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topletters

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  1. Hi Received a strange phone call from someone saying he is from a company called DMP, claiming to be an agency for several creditors who allege I am in debt to them. He spoke in very broken English and when I tried to get a phone number for his company and their address, he said he could not give his number and he mumbled a few things for their location such as London and 2 characters of a post code. He also said I owed a lot of money in taxes to the UK government. I told him that at the moment we have no debts, although have had in the past, and that no one has actually written to us chasing us for any monies, including the Inland Revenue. I told him it sounded like a [problem] to me, to which he took great exception. I put the phone down on him only for him to call me back. He also asked to speak to my wife. Where he got her name and our home number, I don't know. After the second discussion got very heated, he put the phone down on me. You can imagine the answer when I rang I471. Has anyone had experience of this so-called company or anything similar? How do they get such information and is there any advice anyone can give to counteract it? Many thanks Mark topletters
  2. Hi My guess is that the landlord does not have a case to retain the deposit. On the one hand, your son may have a bit of a battle to get the deposit back if he has nothing in writing from the landlord confirming he is happy with the condition of the property, or there being no inventory. However, your son would stand a good chance, as I see it, of getting his money awarded in full if he took the landlord to the Small Claims Court. For a start, it is a criminal offence under Gas Safety (Installation & Use) Regulations 1998 for a landlord not to provide a gas safety certificate from a CORGI registered engineer at the outset of a tenancy. It is also meant to be then checked and CORGI certified annually. Secondly, even assuming the landlord had a valid case to reclaim from the deposit, he should at least be able to give a itemised breakdown of the costs for the works to be carried out e.g. quotes from reputable tradesmen etc. Seems that instead he has plucked figures from the air. I would advise that your son writes to the landlord telling him that unless he refunds the deposit in full within 7 days, as previously verbally agreed by the landlord himself, he will apply to the Small Claims Court for the deposit in full and any costs incurred. He should point out in the letter that the carpet's condition was discussed at the outset when the landlord agreed it was in a naff condition. He should also point out in the letter the serious issue of no gas safety certificate being supplied and that this will be mentioned to the court if it goes that far. topletters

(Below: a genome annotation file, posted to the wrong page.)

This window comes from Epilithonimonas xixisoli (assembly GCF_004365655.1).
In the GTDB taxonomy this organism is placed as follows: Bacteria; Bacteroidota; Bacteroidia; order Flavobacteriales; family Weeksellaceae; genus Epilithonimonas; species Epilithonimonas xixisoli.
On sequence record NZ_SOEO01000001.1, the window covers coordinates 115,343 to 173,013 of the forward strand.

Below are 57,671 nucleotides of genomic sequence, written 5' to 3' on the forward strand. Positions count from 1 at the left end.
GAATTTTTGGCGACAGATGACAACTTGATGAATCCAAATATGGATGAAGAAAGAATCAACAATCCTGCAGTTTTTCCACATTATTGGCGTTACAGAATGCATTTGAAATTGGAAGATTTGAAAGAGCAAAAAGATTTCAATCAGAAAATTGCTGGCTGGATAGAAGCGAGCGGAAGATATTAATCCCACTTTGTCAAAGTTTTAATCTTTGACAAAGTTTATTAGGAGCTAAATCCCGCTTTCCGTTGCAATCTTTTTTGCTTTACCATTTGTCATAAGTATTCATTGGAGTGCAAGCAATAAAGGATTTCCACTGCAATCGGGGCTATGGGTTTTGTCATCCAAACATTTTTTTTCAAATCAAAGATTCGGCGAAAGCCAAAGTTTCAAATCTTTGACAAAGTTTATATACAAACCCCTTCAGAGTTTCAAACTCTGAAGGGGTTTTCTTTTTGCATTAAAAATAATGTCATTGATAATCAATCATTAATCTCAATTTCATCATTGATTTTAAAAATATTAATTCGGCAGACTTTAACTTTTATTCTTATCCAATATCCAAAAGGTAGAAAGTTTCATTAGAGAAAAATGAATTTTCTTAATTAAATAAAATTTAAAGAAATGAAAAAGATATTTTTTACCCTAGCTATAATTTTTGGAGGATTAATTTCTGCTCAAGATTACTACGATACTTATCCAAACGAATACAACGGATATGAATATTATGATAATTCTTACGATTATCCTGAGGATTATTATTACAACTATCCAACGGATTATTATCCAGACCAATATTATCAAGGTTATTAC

3. Hi Mark To take a claim to a Small Claims Court would cost £30.00 if you are claiming anything up to £300.00. I believe it is £45.00 if over that. Even if you have doubts about actually applying to the SMC, to warn of such action in your letter might just persuade the letting agent to back down. I have seen it happen many times. Another option you could consider is contacting the housing advice team of your local authority and see if they will mediate with the letting agent on your behalf. You could also speak to your nearest SHELTER office. Best wishes topletters
  4. Hi My first question to you be this: did you do an inventory check with the letting agent both when you moved into the property and on the date of your departure? Did you take any photos of the condition? Another question I have is to ask when did your tenancy commence? If it happened to be after 06 April this year, your deposit would be protected. If you are adamant that you did not apply this paint they suggest you did, and assuming they cannot prove it, I suggest you write to the letting agent pointing this out and that if they do not refund the rest of your deposit within say 7 or 14 days, you will take them to the Small Claims Court. Mention that you have received professional advice. Hopefully, they will back down. Having dealt with lettings agents and landlords or several years, I know how they try to think up ways to keep a tenant's money. Best wishes